In order to establish a host-to-host session, the two parts (MN 410 and CN 420) may first analyze each other over the network. The analysis may be triggered by the application of MN 410 (or CN 420) seeking an analysis of CN 420 (or MN 410) for the corresponding MA. The MA can act as a service point to analyze location or remote nodes. The MA of MN 410 / CN 420 may then contact the PA, which may then either ancast such a request to analyze the remote node or apply a centralized approach . Initially, MN 410 may be connected to one PoA (first BS 430 and corresponding access gateway 440), PoA-1, and CN 420 may be connected to another PoA (second BS 430 And the corresponding access gateway 440), and PoA-2. In normal mode of operation, an application involved in a host-to-host communication scenario may issue interests, where interested packets may be pre-pushed relative to the remote node. This mode is described in detail below. Alternatively, if it is necessary for an application to be completely unaware of location information, this function may be executed by the MA, where the MA can maintain the state for each application.
MN 410 may issue a care-of-interest prefix beginning with / PoA-2 / CN / X, where X is the interest of MN 410 application. This can be modified to / PoA-1 / PA / PoA-2 / CN / X by the mobility forwarding agent of the MN 410. Interests can be forwarded to the PA of PoA-1, which can track interests issued by the MN 410 and re-issue interests to the PA of the PoA-2 to recognize these incoming interests. Interests can be issued as PoA-2 / PA / CN / X. Since the core network knows the routing to PoA nodes, interests can be forwarded correctly to PoA-2.
When the PA receives the attention, the PA may issue a new interest to the MA of the CN 420, for example, with the prefix / CN / MA / X. PoA-2 may have a forwarding entry to route packets to CN 420 (e.g., in the form of / CN / MA). Thus, interest may be received by the MA of CN 420, which may use the context of X to handle interest in the correct application. The application of CN 420 may then receive this attention and generate an appropriate data response for X, which may be sent to the MA of CN 420. [ The MA can then pre-populate the data response with the prefix / CN / X, return it to the PA of PoA-2, and map / CN / X to / PoA-2 / PA / CN / X. The data response can then be sent to the PA of PoA-2, which can map the data response to / PoA-1 / PA / PoA-2 / CN / X. The data response can then be forwarded to the MA on the MN 410, which can pass the data response back to the application with the prefix / PoA-2 / CN / X. The same process may be used in the reverse order from CN 420 to MN 410. [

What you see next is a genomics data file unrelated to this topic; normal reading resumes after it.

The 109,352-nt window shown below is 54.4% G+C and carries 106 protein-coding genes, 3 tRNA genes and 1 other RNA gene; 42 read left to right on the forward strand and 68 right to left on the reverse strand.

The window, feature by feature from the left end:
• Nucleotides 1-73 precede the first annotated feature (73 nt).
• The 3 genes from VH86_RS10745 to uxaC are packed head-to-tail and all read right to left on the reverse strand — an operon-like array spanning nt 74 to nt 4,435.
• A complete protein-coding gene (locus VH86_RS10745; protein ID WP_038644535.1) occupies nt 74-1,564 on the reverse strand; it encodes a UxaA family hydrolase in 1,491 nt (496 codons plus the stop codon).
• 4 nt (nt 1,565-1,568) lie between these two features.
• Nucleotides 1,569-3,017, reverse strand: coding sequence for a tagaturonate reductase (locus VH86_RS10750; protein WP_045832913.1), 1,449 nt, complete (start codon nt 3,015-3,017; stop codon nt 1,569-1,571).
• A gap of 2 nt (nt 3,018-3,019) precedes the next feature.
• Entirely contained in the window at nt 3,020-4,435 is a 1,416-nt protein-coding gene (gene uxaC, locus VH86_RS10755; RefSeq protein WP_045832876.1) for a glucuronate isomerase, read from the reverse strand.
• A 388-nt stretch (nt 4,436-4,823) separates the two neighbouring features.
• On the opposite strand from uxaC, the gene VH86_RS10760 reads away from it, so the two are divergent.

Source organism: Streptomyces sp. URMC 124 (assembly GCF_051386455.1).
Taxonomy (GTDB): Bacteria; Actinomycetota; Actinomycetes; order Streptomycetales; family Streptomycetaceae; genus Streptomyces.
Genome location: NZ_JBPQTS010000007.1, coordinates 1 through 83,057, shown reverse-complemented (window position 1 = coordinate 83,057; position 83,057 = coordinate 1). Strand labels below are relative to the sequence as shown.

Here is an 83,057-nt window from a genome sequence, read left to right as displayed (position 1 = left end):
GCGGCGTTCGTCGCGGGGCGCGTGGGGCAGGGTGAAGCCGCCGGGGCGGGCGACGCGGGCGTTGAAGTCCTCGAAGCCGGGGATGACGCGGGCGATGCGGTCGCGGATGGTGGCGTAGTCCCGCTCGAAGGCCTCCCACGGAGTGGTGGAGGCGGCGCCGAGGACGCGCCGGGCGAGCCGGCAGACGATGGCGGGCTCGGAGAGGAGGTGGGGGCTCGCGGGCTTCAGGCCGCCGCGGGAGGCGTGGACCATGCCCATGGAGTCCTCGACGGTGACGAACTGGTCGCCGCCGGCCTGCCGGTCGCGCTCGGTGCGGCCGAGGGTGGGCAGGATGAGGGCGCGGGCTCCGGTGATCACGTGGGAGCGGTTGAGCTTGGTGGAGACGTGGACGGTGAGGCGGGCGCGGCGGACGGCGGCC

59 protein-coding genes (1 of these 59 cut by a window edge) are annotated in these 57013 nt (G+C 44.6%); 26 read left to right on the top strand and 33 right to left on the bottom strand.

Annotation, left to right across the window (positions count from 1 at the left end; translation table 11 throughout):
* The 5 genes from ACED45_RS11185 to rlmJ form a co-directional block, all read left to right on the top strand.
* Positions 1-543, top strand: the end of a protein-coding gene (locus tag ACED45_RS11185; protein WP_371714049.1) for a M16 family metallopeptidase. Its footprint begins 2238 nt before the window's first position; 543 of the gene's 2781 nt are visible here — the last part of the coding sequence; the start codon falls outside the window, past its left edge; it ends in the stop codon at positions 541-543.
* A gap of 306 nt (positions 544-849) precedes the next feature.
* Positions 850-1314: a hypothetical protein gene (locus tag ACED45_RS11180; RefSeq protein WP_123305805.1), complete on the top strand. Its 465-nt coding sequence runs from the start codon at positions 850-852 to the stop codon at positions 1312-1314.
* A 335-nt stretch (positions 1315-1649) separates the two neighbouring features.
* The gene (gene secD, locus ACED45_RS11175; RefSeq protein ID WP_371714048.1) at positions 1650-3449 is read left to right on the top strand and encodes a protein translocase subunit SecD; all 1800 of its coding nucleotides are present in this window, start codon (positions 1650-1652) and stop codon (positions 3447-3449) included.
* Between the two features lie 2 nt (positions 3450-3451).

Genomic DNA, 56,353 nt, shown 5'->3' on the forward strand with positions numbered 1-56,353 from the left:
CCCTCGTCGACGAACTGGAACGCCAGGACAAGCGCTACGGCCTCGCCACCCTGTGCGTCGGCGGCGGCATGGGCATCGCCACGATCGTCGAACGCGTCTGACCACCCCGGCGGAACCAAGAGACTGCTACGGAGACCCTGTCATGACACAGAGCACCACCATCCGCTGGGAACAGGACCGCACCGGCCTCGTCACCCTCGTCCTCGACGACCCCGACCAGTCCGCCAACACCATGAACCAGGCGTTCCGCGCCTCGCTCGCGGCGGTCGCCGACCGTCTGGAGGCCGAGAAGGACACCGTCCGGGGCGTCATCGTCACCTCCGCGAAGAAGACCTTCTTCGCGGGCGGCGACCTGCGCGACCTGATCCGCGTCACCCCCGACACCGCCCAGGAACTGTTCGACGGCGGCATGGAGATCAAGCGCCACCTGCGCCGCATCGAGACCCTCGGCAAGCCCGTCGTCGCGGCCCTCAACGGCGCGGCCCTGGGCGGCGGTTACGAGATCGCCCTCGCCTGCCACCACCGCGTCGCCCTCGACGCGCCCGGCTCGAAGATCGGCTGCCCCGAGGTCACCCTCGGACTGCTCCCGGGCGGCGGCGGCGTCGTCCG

The PA of PoA-1 can distinguish between the above-described host-to-host and content access scenarios. For example, the PA may distinguish between two scenarios using, for example, an indication of interest, inserted by the MA of the MN 410. When the MN 410 is fixed and the CN 420 is in motion, at the end of the CN 420, the MA and the PA can determine that the path traced by interest from / to the CN 420 can be reused as much as possible .